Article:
Washington's average wage tops $65,000 in 2018
Contact: Paul Turek, 360-507-9599
OLYMPIA – Washington’s average annual wage grew by 5.5 percent in 2018 to $65,301, according to the state Employment Security Department—representing the largest percentage increase year over year since 2006.
The average weekly wage rose from $1,190 in 2017 to $1,255 in 2018. These figures include only those wages that are covered by unemployment insurance.
Much of the increase was driven by an 8.0 percent increase in total earnings, which grew by nearly $15.8 billion in 2018. Overall, the average number of workers in Washington covered by unemployment insurance grew by just over 75,840 in 2018.
The industries with the largest average wage growth in 2018 were retail trade, up 16.9 percent; information, up 13.1 percent; and professional, scientific, and technical services, up 9.7 percent.
The average annual wage is used to calculate unemployment benefits for jobless workers. The minimum weekly unemployment benefit, calculated at 15 percent of the average weekly wage, will increase by $10 to $188, for new claims opened on or after July 1. At the same time, the maximum weekly benefit, which is the greater of $496 or 63 percent of the average weekly wage, will increase by $41 to $790.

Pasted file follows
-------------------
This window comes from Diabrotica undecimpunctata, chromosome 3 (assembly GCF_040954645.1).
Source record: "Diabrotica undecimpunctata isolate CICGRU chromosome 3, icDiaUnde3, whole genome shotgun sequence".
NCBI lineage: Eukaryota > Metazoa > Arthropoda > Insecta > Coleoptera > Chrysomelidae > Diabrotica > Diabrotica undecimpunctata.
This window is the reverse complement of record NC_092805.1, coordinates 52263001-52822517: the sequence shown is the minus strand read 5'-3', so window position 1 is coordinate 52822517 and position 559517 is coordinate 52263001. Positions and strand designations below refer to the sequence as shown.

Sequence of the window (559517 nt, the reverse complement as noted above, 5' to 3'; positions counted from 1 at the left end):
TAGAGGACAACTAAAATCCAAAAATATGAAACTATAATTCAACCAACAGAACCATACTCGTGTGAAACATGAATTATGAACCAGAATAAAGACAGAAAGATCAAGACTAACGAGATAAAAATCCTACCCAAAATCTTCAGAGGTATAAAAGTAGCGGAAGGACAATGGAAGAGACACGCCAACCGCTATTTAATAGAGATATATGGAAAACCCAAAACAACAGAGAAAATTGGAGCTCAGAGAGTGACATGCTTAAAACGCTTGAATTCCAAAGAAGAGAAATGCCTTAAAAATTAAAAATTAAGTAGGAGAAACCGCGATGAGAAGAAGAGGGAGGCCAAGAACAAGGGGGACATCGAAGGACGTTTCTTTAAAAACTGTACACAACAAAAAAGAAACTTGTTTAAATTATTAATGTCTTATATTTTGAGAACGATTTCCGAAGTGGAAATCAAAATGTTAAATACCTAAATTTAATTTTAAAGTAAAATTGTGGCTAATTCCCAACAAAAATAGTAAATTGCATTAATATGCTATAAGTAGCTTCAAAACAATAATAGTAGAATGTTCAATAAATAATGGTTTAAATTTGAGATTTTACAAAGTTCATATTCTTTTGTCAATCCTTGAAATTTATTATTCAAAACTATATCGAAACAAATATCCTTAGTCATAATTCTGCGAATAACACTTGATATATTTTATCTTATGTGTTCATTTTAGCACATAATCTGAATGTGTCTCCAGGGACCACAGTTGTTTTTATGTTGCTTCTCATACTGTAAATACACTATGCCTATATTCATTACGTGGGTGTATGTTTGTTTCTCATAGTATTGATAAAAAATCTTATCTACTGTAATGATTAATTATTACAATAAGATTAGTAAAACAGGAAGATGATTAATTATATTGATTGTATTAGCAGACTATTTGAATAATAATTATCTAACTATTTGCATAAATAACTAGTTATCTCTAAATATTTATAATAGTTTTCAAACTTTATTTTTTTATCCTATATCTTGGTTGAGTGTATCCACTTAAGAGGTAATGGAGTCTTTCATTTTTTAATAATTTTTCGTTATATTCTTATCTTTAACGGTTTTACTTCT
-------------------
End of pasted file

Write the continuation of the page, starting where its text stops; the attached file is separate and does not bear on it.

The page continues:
Currently, about 20 percent of unemployment insurance claims are paid the maximum benefit amount, and 10 percent receive the minimum.
In addition to unemployment benefits, the average annual wage is used in computing employers’ unemployment taxes. Beginning in 2020, employers will pay unemployment taxes on the first $52,700 paid to each employee—up from $49,800 in 2019.
The state average wage also is used by the Department of Labor & Industries in calculating worker’s compensation benefits and Employment Security’s Paid Family and Medical Leave program in calculating benefits starting in January 2020.
Employment Security Department – www.esd.wa.gov